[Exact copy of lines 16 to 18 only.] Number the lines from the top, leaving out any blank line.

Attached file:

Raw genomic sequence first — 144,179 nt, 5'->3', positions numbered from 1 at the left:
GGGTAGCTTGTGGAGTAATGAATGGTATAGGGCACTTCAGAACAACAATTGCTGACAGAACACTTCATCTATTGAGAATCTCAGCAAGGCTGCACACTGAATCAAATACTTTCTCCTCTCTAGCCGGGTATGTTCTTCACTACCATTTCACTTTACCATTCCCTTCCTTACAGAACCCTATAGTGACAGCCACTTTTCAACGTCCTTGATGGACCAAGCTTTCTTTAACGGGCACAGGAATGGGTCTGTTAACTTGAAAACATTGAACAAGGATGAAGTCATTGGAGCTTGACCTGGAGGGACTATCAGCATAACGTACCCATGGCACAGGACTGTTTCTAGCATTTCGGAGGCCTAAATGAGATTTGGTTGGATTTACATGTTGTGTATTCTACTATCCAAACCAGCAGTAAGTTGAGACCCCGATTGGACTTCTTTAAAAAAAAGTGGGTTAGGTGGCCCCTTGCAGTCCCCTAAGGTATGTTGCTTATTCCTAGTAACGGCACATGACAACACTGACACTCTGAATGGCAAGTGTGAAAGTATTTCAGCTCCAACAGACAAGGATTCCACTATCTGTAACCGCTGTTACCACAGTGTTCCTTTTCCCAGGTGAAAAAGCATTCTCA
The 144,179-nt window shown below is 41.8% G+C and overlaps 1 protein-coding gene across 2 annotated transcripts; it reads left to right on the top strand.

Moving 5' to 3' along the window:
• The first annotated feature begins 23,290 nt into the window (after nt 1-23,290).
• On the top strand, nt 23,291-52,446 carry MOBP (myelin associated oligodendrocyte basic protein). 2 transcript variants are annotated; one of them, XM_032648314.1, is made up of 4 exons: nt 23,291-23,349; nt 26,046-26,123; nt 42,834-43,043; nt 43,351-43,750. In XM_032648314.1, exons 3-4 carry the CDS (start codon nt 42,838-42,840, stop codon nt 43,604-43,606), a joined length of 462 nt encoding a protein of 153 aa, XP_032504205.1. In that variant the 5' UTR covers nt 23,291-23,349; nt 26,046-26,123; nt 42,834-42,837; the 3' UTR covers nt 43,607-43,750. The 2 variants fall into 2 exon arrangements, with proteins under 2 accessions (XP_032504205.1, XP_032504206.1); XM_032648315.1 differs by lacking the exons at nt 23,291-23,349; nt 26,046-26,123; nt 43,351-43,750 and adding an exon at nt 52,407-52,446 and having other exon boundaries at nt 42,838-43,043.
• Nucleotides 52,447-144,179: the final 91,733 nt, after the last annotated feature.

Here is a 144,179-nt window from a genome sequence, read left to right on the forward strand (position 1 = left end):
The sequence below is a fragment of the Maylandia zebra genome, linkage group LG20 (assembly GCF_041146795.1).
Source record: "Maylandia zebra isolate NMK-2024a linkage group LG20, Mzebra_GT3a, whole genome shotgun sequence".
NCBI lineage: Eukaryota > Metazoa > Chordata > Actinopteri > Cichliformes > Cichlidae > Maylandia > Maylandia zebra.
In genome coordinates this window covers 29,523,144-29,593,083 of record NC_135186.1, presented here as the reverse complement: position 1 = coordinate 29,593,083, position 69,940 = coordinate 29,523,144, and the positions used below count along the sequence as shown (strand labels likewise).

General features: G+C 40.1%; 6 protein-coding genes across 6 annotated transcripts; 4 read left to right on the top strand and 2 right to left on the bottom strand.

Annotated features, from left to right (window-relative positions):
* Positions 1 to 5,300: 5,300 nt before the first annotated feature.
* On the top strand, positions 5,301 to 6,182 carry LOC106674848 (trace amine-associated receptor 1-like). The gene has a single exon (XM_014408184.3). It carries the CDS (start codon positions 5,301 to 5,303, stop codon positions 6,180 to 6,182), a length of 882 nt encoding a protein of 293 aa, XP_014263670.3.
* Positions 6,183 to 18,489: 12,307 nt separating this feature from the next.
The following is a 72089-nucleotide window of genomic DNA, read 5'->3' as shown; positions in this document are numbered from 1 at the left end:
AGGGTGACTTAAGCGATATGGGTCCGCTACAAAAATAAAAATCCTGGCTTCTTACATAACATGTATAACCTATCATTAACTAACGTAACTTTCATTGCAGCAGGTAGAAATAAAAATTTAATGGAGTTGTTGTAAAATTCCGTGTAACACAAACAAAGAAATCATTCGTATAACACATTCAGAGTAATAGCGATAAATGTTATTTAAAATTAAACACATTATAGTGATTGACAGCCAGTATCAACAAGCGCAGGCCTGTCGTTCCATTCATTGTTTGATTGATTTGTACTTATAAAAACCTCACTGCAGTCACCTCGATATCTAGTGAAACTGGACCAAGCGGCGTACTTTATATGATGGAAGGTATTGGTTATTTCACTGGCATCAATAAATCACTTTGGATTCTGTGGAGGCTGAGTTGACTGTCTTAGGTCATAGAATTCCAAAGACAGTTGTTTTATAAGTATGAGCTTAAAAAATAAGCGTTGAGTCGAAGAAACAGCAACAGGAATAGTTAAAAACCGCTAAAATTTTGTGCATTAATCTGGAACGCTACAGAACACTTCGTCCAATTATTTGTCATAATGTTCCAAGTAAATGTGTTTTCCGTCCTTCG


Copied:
* On the top strand, positions 5,301 to 6,182 carry LOC106674848 (trace amine-associated receptor 1-like). The gene has a single exon (XM_014408184.3). It carries the CDS (start codon positions 5,301 to 5,303, stop codon positions 6,180 to 6,182), a length of 882 nt encoding a protein of 293 aa, XP_014263670.3.
* Positions 6,183 to 18,489: 12,307 nt separating this feature from the next.
The following is a 72089-nucleotide window of genomic DNA, read 5'->3' as shown; positions in this document are numbered from 1 at the left end: